In the end, the nations avoided a fight over jurisdiction with a compromise. The U.S. acknowledged that international law gave Britain's CAA oversight of British Airways, and the CAA told the U.S. the airline had agreed to change its procedures for when an engine was out, at least while flying in U.S. air space.

http://online.wsj.com/article/SB115896261643871721.html
 
ACDC8
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RE: 777 Vs. A340 - AC CEO Comments

Wed Mar 07, 2007 5:18 am

Quoting BoomBoom (Reply 132):
British Airways and the CAA both argued that the rules the carrier had to meet were Britain's, not those of the U.S. agency that was accusing the carrier of flying an "unairworthy" plane. "There's a slightly gray area," says Sir Roy McNulty, chairman of the CAA. "It's rare for an issue like this to come up. By and large, the FAA and we are perfectly aligned."

In the end, the nations avoided a fight over jurisdiction with a compromise. The U.S. acknowledged that international law gave Britain's CAA oversight of British Airways, and the CAA told the U.S. the airline had agreed to change its procedures for when an engine was out, at least while flying in U.S. air space.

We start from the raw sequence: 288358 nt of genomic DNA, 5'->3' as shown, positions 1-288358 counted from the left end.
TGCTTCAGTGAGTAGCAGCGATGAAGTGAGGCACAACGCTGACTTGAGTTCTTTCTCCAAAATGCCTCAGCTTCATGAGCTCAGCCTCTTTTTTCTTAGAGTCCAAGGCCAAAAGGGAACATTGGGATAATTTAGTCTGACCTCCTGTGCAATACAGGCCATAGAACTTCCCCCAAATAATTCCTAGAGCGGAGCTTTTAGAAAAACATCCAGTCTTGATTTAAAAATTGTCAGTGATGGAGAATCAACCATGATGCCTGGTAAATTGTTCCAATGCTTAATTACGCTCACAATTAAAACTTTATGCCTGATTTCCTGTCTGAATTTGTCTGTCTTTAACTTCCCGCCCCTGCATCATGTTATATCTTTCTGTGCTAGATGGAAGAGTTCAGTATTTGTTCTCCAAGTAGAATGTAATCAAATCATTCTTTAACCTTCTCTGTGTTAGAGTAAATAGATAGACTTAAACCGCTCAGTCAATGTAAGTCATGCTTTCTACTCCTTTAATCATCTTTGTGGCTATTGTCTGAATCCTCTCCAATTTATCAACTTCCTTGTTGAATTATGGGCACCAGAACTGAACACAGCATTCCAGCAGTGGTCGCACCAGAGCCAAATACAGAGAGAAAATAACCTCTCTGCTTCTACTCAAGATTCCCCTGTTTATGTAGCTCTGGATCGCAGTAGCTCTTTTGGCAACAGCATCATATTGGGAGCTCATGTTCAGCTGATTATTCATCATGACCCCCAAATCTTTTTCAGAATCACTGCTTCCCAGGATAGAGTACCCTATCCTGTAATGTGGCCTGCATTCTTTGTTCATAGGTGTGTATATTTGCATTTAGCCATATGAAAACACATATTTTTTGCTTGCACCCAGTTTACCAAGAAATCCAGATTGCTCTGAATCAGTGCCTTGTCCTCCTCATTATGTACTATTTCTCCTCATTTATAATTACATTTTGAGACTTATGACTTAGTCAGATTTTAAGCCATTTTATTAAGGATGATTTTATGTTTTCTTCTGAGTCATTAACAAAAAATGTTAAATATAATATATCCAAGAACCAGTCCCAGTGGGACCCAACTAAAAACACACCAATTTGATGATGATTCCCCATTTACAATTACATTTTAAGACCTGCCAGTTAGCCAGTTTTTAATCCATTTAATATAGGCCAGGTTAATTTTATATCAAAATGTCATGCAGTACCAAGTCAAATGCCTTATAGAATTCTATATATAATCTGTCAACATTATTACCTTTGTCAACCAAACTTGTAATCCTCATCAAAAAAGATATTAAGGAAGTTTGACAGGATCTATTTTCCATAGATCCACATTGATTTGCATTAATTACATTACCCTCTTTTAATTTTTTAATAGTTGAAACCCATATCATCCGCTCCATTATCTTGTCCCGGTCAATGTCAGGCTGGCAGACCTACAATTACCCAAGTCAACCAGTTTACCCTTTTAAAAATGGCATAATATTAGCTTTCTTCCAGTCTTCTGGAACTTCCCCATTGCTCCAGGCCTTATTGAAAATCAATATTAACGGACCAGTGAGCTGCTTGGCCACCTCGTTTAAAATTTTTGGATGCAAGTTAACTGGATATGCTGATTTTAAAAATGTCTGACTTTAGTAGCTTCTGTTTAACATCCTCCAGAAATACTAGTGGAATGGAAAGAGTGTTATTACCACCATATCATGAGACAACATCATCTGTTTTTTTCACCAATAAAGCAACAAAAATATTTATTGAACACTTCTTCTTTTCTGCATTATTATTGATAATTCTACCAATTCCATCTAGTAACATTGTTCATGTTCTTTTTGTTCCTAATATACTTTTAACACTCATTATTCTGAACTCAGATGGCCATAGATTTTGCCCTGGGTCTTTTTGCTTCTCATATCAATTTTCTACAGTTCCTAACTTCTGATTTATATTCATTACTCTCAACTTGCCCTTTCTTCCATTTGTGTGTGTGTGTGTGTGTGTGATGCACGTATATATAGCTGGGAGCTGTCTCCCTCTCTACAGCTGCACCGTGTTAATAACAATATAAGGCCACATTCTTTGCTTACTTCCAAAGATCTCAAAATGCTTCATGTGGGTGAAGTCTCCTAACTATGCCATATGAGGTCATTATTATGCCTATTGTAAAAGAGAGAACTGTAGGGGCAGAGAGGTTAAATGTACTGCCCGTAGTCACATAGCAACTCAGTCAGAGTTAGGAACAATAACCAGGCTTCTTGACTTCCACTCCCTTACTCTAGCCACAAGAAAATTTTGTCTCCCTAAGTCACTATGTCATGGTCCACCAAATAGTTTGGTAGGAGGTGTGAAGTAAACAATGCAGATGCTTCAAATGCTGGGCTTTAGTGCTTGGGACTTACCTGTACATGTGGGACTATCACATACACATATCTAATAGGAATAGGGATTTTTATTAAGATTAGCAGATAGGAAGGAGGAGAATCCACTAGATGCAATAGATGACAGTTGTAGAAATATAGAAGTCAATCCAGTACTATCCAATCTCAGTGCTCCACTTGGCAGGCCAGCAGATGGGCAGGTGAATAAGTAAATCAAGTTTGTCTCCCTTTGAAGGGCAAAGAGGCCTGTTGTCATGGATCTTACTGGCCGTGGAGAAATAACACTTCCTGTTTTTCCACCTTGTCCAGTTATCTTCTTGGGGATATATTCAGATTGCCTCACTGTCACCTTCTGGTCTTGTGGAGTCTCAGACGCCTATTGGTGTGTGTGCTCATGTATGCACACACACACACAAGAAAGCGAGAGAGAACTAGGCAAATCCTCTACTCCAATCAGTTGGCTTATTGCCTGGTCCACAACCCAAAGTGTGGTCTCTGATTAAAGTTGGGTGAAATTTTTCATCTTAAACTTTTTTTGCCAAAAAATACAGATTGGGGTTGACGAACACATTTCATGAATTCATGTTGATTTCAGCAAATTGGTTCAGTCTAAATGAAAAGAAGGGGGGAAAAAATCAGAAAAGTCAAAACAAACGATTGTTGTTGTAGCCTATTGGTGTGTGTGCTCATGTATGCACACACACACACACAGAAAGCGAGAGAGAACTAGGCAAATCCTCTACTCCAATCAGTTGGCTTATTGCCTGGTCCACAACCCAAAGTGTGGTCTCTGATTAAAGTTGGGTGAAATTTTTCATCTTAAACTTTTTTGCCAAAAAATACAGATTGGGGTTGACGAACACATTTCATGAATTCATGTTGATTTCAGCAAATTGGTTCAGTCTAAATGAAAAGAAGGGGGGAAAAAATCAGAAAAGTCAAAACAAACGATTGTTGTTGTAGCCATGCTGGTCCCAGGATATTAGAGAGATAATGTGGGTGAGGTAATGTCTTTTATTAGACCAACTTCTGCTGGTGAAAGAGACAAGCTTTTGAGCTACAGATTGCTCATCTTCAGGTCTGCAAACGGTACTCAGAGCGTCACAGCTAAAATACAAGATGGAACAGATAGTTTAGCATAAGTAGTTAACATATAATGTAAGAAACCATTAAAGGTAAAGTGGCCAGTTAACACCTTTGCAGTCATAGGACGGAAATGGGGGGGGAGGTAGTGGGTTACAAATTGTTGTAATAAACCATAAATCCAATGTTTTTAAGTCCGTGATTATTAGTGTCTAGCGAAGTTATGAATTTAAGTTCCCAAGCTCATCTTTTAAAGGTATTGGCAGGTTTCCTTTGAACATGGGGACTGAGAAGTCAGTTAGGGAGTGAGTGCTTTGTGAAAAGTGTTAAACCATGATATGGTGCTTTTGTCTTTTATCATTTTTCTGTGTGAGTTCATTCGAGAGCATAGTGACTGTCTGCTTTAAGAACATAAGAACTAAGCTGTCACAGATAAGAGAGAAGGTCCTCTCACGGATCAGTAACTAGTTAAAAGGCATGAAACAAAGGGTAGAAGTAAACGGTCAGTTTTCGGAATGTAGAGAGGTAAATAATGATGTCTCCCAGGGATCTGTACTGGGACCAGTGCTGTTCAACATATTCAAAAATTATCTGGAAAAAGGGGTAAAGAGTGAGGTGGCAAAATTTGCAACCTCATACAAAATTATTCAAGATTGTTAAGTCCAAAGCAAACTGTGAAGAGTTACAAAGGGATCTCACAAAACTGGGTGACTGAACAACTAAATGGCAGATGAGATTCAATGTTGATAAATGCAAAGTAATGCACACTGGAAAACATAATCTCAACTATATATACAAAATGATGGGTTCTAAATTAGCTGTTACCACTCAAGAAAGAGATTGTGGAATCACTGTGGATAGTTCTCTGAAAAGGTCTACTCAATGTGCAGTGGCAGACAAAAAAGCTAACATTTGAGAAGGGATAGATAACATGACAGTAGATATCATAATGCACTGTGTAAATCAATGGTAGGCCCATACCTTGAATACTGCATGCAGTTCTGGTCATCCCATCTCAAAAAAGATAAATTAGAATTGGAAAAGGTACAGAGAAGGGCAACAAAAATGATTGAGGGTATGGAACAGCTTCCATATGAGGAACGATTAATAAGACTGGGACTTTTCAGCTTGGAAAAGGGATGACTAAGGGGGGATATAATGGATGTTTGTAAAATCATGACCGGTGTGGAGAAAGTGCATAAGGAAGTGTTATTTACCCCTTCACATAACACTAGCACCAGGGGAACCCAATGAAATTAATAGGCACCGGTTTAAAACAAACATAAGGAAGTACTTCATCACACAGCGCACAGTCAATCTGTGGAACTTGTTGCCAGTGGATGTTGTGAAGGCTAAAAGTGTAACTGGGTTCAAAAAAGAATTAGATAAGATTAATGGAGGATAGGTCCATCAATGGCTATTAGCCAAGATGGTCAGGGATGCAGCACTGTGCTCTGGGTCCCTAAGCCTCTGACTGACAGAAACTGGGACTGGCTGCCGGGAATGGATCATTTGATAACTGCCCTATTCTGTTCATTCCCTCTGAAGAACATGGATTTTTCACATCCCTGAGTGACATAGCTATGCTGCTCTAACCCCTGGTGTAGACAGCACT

Then they were not in any violations. Am I then correct with my original question (reply 84), quad's do have more options as oposed to twins when it comes to engine out scenarios?
 
robsawatsky
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RE: 777 Vs. A340 - AC CEO Comments

Wed Mar 07, 2007 5:41 am

Quoting Pihero (Reply 126):